Their mission will be to understand the causes, still unclear, of the tragedy which claimed the lives of twenty-seven migrants on Wednesday, November 24 in the English Channel. Investigating judges from the national court responsible for the fight against organized crime, based in Paris, were entrusted with the investigation into the sinking on Friday (December 17th), the Paris prosecutor’s office reported. A judicial investigation was opened in particular for the heads of“Involuntary homicides, unintentional injuries, endangering others, assistance with the entry and stay of a foreigner in France in an organized group”, said the prosecution.
Earlier this week, the bodies found after the sinking had been identified. They are sixteen Kurds from Iraq, one Kurd from Iran, four Afghans, three Ethiopians, one Somali, one Egyptian and one Vietnamese. They were 22 to 46 year old women, 19 to 46 year old men, a 16 year old teenager and a 7 year old child. Only two men, an Iraqi Kurd and a Sudanese according to the Interior Ministry, were able to be rescued.
Survivors say they called for help
According to the investigation, the migrants would have left aboard an inflatable boat “At the end of the night” from Loon-Plage, near Grande-Synthe (North), where many exiles are camping on the coast. Questions arise about the calls made by the migrants to the French and English authorities when their makeshift boat began to sink.
In an interview with the Iraqi Kurdish channel Rudaw, the Iraqi Kurdish survivor said that as the boat began to deflate passengers had unsuccessfully called the British and French authorities for help. The Manche maritime prefecture had ruled out that the appeal of migrants in difficulty had not been dealt with, but an investigation by the World reports that the calls referred to by migrants do appear in the detailed telephone bills extracted by the police.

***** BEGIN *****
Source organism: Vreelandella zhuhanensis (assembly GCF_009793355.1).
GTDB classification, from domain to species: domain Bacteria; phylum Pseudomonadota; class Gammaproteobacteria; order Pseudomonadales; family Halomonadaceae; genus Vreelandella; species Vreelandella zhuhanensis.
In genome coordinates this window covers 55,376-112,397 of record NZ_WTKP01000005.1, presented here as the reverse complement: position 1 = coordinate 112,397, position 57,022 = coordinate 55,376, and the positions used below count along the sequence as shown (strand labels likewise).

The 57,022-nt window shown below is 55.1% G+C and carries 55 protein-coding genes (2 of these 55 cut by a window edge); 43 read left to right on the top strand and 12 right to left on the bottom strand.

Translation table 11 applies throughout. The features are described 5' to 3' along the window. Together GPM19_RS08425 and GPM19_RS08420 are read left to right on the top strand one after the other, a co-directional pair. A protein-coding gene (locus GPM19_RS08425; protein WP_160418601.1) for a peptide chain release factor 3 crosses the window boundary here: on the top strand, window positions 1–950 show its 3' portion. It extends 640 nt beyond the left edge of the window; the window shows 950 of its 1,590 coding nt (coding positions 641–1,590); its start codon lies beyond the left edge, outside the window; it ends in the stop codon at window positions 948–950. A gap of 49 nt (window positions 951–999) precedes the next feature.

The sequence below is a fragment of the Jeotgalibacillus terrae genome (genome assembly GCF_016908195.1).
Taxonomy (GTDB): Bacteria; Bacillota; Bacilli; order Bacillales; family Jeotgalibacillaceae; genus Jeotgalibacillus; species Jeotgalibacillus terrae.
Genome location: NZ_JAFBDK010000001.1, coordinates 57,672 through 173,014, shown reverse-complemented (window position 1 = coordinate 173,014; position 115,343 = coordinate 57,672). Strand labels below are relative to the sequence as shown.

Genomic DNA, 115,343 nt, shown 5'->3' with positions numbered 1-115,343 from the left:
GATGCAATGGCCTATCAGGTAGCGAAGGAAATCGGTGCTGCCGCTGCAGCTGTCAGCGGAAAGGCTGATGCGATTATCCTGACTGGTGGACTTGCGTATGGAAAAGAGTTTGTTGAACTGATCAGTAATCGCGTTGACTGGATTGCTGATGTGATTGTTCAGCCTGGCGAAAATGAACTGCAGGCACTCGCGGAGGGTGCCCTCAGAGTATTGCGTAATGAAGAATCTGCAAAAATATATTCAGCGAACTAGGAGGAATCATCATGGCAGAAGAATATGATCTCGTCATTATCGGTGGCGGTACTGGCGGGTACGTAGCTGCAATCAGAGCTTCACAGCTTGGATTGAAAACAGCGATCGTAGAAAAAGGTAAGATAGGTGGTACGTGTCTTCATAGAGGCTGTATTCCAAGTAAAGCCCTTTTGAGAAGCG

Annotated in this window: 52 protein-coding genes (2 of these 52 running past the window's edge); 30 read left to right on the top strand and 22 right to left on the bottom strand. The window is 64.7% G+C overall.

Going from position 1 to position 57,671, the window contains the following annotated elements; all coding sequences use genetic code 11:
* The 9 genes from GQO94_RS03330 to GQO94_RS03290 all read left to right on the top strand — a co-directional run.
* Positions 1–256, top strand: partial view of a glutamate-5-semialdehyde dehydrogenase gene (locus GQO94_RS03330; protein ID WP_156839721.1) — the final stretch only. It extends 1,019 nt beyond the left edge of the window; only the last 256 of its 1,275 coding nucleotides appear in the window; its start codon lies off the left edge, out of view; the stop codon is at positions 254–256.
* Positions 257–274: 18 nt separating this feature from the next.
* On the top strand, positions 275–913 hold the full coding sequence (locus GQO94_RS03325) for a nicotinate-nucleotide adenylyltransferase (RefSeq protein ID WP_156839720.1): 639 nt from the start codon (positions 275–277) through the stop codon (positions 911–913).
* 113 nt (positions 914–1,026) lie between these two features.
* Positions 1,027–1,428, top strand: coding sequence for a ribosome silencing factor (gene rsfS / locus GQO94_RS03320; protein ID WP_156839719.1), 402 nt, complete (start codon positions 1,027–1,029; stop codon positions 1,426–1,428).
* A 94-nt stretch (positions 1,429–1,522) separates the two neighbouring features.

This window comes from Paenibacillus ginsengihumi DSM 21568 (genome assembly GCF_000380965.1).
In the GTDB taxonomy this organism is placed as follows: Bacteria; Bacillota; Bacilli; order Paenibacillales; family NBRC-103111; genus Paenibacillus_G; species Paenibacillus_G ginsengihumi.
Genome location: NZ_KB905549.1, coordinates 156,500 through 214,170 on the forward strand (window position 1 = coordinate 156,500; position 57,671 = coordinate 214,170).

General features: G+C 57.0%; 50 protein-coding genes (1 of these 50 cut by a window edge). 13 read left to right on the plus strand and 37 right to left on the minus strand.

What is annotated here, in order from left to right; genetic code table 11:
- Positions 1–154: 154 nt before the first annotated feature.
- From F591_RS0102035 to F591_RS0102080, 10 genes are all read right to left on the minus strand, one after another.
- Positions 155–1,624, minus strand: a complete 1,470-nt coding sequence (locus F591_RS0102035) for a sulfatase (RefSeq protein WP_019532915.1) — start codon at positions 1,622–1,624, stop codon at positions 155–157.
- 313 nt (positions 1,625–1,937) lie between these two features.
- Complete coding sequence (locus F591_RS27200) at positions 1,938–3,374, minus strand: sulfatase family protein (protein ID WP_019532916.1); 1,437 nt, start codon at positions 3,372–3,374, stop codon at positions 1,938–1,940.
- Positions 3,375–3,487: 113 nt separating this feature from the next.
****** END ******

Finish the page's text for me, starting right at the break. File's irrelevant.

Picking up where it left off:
Multiplication of crossing attempts
According to the maritime prefecture of the Channel and the North Sea, this shipwreck is the “Worst accident” since the significant increase, in 2018, of migratory crossings due to the increasing lockdown of the port of Calais and Eurotunnel, used until then by migrants trying to reach England.
Attempts to migrate across the Channel on board small boats have doubled in the past three months, warned, on November 19, the maritime prefect of the Channel and the North Sea, Philippe Dutrieux. As of November 20, 31,500 migrants had left the coast since the start of the year and 7,800 migrants had been rescued, he said. According to London, 22,000 migrants made the crossing over the first ten months of the year. The British agency Press Association estimated the figure at more than 25,700, three times more than in the whole of 2020.
Mr. Dutrieux explained this phenomenon in particular by “The cynicism of the organizations that are behind these passages, which throw migrants into the water because it is a business that pays well”. Four arrests had been announced by the French authorities in the wake of the sinking for their alleged involvement in the incident.
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After the shipwreck that caused the death of twenty-seven migrants in the Channel, an investigation entrusted to judges